Eliminating worm infectionsin sub-saharan africa and enabling the who's road map 2021-2030

Centre de Recherches Médicales de Lambaréné

Centre de Recherches Médicales de Lambaréné (CERMEL), Gabon. Founded in the early 1990s, then attached to the Albert Schweitzer Hospital, CERMEL became independent later on and is now one of the leading African medical research institutions with more than 200 permanent employees and temporary workers from sub-Saharan African countries and abroad. CERMEL has played an essential role in advancing our understanding of epidemiological, pathophysiological, immunological, clinical and therapeutic aspects of malaria as well as several neglected tropical diseases. The development of antimalarials and vaccines occupies a prominent place. Still, CERMEL has developed successfully in many other areas, including developing drugs against helminths and Ebola and hookworm vaccines.

Role within eWHORM

In eWHORM, CERMEL will support the “Establishment of a master trial protocol and related documents“ work package and it co-leads the “Clinical trial conduct” work package. To this end, CERMEL will be involved in developing the master trial protocol, the disease-specific sub-study protocols and related documents. Furthermore, CERMEL, with its long experience in clinical trials, will conduct the clinical trial with Loa loa as the main pathogen and, secondarily, Mansonella perstans and soil-transmitted helminths. CERMEL will also strengthen the capacities of other African partners in the conduct of clinical trials.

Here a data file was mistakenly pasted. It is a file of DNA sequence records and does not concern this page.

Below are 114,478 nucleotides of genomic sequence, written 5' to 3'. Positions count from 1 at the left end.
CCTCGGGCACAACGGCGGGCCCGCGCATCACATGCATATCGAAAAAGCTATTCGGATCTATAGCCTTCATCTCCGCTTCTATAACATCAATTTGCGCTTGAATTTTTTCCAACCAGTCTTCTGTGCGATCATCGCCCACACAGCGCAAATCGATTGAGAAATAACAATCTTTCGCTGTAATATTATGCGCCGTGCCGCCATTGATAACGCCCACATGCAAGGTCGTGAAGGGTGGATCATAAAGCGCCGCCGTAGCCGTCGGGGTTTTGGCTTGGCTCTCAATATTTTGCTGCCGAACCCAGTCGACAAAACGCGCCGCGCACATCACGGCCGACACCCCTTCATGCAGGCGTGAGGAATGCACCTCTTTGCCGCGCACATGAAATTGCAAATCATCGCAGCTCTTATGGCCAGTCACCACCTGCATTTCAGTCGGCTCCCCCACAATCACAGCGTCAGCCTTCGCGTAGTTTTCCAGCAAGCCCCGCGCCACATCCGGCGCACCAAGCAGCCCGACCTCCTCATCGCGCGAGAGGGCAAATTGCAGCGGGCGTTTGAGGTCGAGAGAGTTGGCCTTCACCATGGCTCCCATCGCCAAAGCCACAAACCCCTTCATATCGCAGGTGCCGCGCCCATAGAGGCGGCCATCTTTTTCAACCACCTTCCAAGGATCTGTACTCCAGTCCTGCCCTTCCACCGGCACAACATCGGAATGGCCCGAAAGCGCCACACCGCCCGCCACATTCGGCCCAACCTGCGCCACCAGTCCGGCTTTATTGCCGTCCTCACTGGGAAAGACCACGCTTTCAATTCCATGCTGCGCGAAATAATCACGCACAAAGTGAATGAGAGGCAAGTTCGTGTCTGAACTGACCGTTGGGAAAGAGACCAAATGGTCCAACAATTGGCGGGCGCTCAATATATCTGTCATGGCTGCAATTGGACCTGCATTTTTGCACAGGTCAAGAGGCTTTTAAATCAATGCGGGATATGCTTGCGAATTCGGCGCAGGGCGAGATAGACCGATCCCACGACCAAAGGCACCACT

Logo of Centre de Recherches Médicales de Lambaréné

Main contacts

Photo of Ghyslain Mombo-Ngoma
Ghyslain Mombo-Ngoma
Project Manager
Photo of Rella Zoleko
Rella Zoleko
Principal Investigator

In partnership with BNITM, CERMEL has made important contributions to research on loiasis. These contributions include conducting epidemiological studies to describe the disease in adults, children, and pregnant women, assessing the burden of loiasis, and evaluating therapeutic regimens in endemic regions of Gabon. This project thus brings together for the first time leading international collaborations in this neglected field of medicine.